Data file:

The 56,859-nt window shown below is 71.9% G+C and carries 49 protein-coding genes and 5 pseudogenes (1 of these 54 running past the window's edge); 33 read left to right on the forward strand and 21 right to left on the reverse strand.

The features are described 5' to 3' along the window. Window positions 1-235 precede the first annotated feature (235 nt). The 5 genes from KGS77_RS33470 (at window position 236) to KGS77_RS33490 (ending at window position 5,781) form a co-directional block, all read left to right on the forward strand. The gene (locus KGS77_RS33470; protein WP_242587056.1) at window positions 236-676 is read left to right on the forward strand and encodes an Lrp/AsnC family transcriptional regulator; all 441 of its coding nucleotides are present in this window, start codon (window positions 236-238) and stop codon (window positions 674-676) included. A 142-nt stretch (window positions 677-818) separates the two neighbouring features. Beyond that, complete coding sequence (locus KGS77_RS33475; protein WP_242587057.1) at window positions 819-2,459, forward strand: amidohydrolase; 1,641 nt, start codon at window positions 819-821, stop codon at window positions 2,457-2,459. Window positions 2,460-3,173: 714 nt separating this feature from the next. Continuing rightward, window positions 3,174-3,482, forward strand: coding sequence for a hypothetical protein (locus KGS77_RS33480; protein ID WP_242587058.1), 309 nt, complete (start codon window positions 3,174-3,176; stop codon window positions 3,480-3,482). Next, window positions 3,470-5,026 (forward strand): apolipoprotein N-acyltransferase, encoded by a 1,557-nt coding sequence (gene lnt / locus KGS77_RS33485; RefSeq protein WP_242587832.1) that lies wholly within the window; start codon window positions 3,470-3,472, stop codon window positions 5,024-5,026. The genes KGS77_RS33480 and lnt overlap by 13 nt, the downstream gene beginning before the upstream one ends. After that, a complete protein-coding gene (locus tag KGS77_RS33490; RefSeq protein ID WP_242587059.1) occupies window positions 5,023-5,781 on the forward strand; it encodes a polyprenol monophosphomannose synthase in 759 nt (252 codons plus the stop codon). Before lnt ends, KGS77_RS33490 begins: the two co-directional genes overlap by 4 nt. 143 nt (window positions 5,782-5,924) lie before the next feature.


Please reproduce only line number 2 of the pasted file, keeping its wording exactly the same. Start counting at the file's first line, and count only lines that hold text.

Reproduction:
The features are described 5' to 3' along the window. Window positions 1-235 precede the first annotated feature (235 nt). The 5 genes from KGS77_RS33470 (at window position 236) to KGS77_RS33490 (ending at window position 5,781) form a co-directional block, all read left to right on the forward strand. The gene (locus KGS77_RS33470; protein WP_242587056.1) at window positions 236-676 is read left to right on the forward strand and encodes an Lrp/AsnC family transcriptional regulator; all 441 of its coding nucleotides are present in this window, start codon (window positions 236-238) and stop codon (window positions 674-676) included. A 142-nt stretch (window positions 677-818) separates the two neighbouring features. Beyond that, complete coding sequence (locus KGS77_RS33475; protein WP_242587057.1) at window positions 819-2,459, forward strand: amidohydrolase; 1,641 nt, start codon at window positions 819-821, stop codon at window positions 2,457-2,459. Window positions 2,460-3,173: 714 nt separating this feature from the next. Continuing rightward, window positions 3,174-3,482, forward strand: coding sequence for a hypothetical protein (locus KGS77_RS33480; protein ID WP_242587058.1), 309 nt, complete (start codon window positions 3,174-3,176; stop codon window positions 3,480-3,482). Next, window positions 3,470-5,026 (forward strand): apolipoprotein N-acyltransferase, encoded by a 1,557-nt coding sequence (gene lnt / locus KGS77_RS33485; RefSeq protein WP_242587832.1) that lies wholly within the window; start codon window positions 3,470-3,472, stop codon window positions 5,024-5,026. The genes KGS77_RS33480 and lnt overlap by 13 nt, the downstream gene beginning before the upstream one ends. After that, a complete protein-coding gene (locus tag KGS77_RS33490; RefSeq protein ID WP_242587059.1) occupies window positions 5,023-5,781 on the forward strand; it encodes a polyprenol monophosphomannose synthase in 759 nt (252 codons plus the stop codon). Before lnt ends, KGS77_RS33490 begins: the two co-directional genes overlap by 4 nt. 143 nt (window positions 5,782-5,924) lie before the next feature.